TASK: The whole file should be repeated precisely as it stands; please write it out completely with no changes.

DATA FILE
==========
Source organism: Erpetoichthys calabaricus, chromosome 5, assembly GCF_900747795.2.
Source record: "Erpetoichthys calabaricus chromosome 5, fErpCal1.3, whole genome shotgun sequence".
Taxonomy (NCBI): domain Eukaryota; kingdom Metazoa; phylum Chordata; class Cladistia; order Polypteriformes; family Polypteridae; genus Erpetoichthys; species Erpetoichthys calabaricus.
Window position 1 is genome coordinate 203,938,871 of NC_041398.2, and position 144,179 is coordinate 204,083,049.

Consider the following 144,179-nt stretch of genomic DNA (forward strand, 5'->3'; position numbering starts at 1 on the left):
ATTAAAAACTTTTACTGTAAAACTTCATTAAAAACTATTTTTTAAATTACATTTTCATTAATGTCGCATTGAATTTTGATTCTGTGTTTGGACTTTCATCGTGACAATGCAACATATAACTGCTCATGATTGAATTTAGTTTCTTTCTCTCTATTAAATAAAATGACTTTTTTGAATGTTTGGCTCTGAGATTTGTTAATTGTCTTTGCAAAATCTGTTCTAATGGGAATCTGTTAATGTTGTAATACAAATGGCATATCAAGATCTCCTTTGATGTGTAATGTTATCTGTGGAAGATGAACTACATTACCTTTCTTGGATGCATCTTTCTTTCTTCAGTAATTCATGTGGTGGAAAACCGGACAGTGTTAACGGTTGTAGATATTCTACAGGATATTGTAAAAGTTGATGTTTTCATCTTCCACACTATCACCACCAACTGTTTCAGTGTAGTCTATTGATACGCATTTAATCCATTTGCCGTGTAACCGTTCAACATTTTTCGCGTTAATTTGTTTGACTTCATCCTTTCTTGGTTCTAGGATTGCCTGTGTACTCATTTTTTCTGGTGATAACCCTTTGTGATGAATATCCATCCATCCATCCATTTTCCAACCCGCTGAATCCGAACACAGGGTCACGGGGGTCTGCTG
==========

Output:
Source organism: Erpetoichthys calabaricus, chromosome 5, assembly GCF_900747795.2.
Source record: "Erpetoichthys calabaricus chromosome 5, fErpCal1.3, whole genome shotgun sequence".
Taxonomy (NCBI): domain Eukaryota; kingdom Metazoa; phylum Chordata; class Cladistia; order Polypteriformes; family Polypteridae; genus Erpetoichthys; species Erpetoichthys calabaricus.
Window position 1 is genome coordinate 203,938,871 of NC_041398.2, and position 144,179 is coordinate 204,083,049.

Consider the following 144,179-nt stretch of genomic DNA (forward strand, 5'->3'; position numbering starts at 1 on the left):
ATTAAAAACTTTTACTGTAAAACTTCATTAAAAACTATTTTTTAAATTACATTTTCATTAATGTCGCATTGAATTTTGATTCTGTGTTTGGACTTTCATCGTGACAATGCAACATATAACTGCTCATGATTGAATTTAGTTTCTTTCTCTCTATTAAATAAAATGACTTTTTTGAATGTTTGGCTCTGAGATTTGTTAATTGTCTTTGCAAAATCTGTTCTAATGGGAATCTGTTAATGTTGTAATACAAATGGCATATCAAGATCTCCTTTGATGTGTAATGTTATCTGTGGAAGATGAACTACATTACCTTTCTTGGATGCATCTTTCTTTCTTCAGTAATTCATGTGGTGGAAAACCGGACAGTGTTAACGGTTGTAGATATTCTACAGGATATTGTAAAAGTTGATGTTTTCATCTTCCACACTATCACCACCAACTGTTTCAGTGTAGTCTATTGATACGCATTTAATCCATTTGCCGTGTAACCGTTCAACATTTTTCGCGTTAATTTGTTTGACTTCATCCTTTCTTGGTTCTAGGATTGCCTGTGTACTCATTTTTTCTGGTGATAACCCTTTGTGATGAATATCCATCCATCCATCCATTTTCCAACCCGCTGAATCCGAACACAGGGTCACGGGGGTCTGCTG